If his name weren't Kacy Clemens, would we be as interested in profiling him?
That's the question here but I'm not sure it's as legitimate as it seems. Yes, Kacy Clemens is the son of one of the biggest names in franchise history. No, he's not one of the top 20 arms in this draft.
But, he is a legitimate MLB prospect. He's just not quite as good as his name might suggest. Clemens throws a fastball that touches 92, but probably thrives more around 89 mph. He's got two other pitches and a solid build, suggesting he could turn into the workhorse pitcher that his dad was for years and years and years.
The polish is also there, as befits a son of one of the best pitchers in MLB history. His deliver is nice and clean. He repeats it well and it doesn't have a lot of excess motion. He uses his legs well, which helps his delivery stay consistent.
Clemens pitched his team into the playoffs, but Houston Memorial lost last weekend to Cy-Ranch. That means he'll have to start thinking long and hard about his decision on whether to go pro or go to college.
Oh, and if you had any question about his makeup, read this quote from him last season:
"Some chatter came from the opposing dugout, and I kind of just looked at them, next thing you know I am throwing 92 and I strike out the side to win the game," said Kacy. "It's just a fire that people light underneath us. The Clemens last name, we have a little, have a little grit and fire in us. You don't mess with the family and when you do, we come together even stronger."
That's the kind of attitude I like seeing in a pitcher. Teams like "bloodlines" players, so expect Clemens to be drafted maybe a smidge higher than his stuff suggests. But, the potential is here for him to become a solid major leaguer.
High school pitchers are always one injury away from stalling development and never really reaching anywhere. Clemens is no different. That means his floor is just as low as any mid-range high school arm. His delivery is clean and he's got a good feel for the game, so there's always a chance to become the crafty middle reliever in the worst-case scenario.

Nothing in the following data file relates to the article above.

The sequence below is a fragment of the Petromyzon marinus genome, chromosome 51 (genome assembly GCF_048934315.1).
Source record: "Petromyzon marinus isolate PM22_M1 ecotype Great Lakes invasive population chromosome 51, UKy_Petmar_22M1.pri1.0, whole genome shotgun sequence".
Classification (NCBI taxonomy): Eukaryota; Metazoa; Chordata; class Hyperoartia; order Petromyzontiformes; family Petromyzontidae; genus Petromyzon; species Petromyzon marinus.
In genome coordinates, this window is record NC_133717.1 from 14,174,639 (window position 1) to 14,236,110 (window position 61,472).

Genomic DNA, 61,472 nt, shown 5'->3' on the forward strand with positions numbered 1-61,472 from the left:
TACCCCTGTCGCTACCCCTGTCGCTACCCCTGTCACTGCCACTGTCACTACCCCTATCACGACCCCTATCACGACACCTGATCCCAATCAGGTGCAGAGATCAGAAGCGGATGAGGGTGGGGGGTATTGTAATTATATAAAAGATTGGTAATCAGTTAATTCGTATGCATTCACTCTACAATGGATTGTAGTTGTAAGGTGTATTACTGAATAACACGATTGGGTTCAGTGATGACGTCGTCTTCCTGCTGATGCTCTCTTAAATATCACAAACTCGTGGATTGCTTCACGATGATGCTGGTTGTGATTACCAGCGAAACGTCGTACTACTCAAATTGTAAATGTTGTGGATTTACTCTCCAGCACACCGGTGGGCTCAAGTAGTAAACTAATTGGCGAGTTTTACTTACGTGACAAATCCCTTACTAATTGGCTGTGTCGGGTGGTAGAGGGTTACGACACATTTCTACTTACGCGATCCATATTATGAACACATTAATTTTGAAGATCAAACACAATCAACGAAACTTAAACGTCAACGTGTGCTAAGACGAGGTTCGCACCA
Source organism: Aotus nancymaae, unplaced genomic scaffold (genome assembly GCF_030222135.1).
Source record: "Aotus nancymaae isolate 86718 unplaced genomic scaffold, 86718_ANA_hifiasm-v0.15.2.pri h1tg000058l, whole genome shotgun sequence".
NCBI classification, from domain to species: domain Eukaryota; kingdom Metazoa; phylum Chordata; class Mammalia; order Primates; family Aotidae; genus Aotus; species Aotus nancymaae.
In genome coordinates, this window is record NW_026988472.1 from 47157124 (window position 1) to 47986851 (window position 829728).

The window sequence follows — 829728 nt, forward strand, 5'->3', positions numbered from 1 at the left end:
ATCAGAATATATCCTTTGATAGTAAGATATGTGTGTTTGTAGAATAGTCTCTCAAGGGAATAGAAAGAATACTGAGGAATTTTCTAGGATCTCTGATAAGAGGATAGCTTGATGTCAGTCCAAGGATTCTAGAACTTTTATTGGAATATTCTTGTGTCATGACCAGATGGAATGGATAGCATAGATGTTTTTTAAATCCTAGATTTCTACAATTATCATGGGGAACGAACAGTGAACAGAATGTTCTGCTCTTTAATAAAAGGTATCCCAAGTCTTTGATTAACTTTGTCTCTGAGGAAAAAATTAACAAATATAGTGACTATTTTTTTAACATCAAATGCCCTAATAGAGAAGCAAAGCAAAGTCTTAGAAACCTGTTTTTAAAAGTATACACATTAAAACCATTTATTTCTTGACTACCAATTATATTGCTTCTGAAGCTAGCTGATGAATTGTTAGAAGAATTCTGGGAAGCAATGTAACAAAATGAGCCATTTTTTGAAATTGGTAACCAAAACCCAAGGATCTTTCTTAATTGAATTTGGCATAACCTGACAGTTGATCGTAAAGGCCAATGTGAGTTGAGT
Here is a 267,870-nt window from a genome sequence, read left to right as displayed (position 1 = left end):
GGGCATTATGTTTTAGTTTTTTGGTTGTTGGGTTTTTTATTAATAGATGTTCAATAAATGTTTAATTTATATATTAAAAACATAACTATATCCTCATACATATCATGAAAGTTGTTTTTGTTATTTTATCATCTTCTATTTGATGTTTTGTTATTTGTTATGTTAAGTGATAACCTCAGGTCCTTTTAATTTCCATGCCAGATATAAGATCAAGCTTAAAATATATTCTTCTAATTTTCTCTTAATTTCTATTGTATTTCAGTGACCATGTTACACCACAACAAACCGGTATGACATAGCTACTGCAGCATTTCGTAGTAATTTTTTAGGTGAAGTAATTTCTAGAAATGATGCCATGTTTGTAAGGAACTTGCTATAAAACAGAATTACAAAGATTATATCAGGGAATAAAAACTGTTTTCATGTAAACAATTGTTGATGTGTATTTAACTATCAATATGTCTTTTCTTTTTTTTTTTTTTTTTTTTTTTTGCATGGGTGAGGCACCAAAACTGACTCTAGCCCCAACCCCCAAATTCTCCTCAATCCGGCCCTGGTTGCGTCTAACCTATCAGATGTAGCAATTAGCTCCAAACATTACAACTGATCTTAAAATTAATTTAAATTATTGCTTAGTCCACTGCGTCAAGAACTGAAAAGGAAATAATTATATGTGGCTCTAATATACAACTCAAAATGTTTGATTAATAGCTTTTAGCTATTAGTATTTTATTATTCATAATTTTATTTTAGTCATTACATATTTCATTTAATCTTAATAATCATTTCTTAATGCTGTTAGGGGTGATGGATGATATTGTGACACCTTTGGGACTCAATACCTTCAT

A thick frame and a low 90's fastball mean that Clemens could easily be a workhorse-type middle rotation starter in the best case scenario. He's got a breaking pitch and a change, so that makes him maybe Bud Norris in a best-case scenario?
We'd like to dream on him becoming his dad, who also had to go to college before making his mark in the majors. The odds of that, however, are not great. He'd need to show some significant gains in his fastball for that to happen. He's got the frame and the delivery to add some velocity, but until we see it, he's not the second coming of Rog.
Projected Draft Round
BA has him ranked as the 80th-best high school prospect. That puts him in the top five rounds, which seems right considering he's got a pretty solid commitment to Texas, which we'll discuss in a minute. Some team might pop him in the top three rounds, but I doubt he goes that early.
College Commitment: Texas
Will He Sign?
Doubtful for a couple of reasons. One, his quotes here suggest he's focused on going to Texas and following in his dad's footsteps. Considering he needs a little development, that might not be a bad idea for him. The second reason this is doubtful has to do with his draft position now. Fact is, Clemens probably doesn't get drafted high enough for a team to make him a lucrative enough offer to buy him away from the Longhorns. With a famous family, money isn't the main draw here, either, but I imagine he'll need some enticement to get this done.
If I were to look at this guy without the last name, I would have said this: he had a much cleaner delivery than just about any other kid at the Petco Game. For that reason, I saw a college right-hander with some strike throwing upside. He was 87-89. He’s a fringy pro guy as of this look with some room to grow in college and see if he can get to that 89-91 range, then see where that takes him. The BP and game swings didn’t do much for me. Ball didn’t jump off the bat and can’t run. As I said, enough to be a solid college guy.
He has a thick, muscular build at 6-foot-2 and 195 pounds. His strong legs help him maintain a quiet, steady delivery and give him good drive toward the plate. Clemens' fastball sits in the low 90s and he mixes in a tight breaking ball and changeup. As one would expect, he has an excellent feel for pitching and the finer points of the game.